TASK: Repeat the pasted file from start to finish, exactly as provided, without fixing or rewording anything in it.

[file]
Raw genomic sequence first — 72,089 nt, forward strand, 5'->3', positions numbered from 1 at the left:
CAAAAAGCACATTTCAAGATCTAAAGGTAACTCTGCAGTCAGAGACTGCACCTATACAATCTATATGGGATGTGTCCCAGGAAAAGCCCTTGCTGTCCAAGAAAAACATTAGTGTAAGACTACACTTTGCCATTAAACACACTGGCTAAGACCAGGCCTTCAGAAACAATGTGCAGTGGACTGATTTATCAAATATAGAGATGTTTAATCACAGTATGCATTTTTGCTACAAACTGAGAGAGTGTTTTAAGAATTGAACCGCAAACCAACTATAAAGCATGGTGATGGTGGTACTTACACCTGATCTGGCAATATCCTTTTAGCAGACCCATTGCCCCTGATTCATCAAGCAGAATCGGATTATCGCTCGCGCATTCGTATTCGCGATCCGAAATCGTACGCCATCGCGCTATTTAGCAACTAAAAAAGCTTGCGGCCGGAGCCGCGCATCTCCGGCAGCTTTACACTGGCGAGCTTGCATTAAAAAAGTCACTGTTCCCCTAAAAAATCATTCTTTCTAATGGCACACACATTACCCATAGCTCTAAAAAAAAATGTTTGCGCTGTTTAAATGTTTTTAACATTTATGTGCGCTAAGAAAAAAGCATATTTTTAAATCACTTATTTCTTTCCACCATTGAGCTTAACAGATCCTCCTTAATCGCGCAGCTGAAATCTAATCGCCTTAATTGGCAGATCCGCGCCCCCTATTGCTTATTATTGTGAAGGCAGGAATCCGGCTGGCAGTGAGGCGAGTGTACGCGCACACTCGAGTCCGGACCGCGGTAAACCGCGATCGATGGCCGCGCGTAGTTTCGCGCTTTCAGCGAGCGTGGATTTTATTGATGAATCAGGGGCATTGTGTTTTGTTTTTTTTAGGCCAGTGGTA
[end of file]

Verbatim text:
Raw genomic sequence first — 72,089 nt, forward strand, 5'->3', positions numbered from 1 at the left:
CAAAAAGCACATTTCAAGATCTAAAGGTAACTCTGCAGTCAGAGACTGCACCTATACAATCTATATGGGATGTGTCCCAGGAAAAGCCCTTGCTGTCCAAGAAAAACATTAGTGTAAGACTACACTTTGCCATTAAACACACTGGCTAAGACCAGGCCTTCAGAAACAATGTGCAGTGGACTGATTTATCAAATATAGAGATGTTTAATCACAGTATGCATTTTTGCTACAAACTGAGAGAGTGTTTTAAGAATTGAACCGCAAACCAACTATAAAGCATGGTGATGGTGGTACTTACACCTGATCTGGCAATATCCTTTTAGCAGACCCATTGCCCCTGATTCATCAAGCAGAATCGGATTATCGCTCGCGCATTCGTATTCGCGATCCGAAATCGTACGCCATCGCGCTATTTAGCAACTAAAAAAGCTTGCGGCCGGAGCCGCGCATCTCCGGCAGCTTTACACTGGCGAGCTTGCATTAAAAAAGTCACTGTTCCCCTAAAAAATCATTCTTTCTAATGGCACACACATTACCCATAGCTCTAAAAAAAAATGTTTGCGCTGTTTAAATGTTTTTAACATTTATGTGCGCTAAGAAAAAAGCATATTTTTAAATCACTTATTTCTTTCCACCATTGAGCTTAACAGATCCTCCTTAATCGCGCAGCTGAAATCTAATCGCCTTAATTGGCAGATCCGCGCCCCCTATTGCTTATTATTGTGAAGGCAGGAATCCGGCTGGCAGTGAGGCGAGTGTACGCGCACACTCGAGTCCGGACCGCGGTAAACCGCGATCGATGGCCGCGCGTAGTTTCGCGCTTTCAGCGAGCGTGGATTTTATTGATGAATCAGGGGCATTGTGTTTTGTTTTTTTTAGGCCAGTGGTA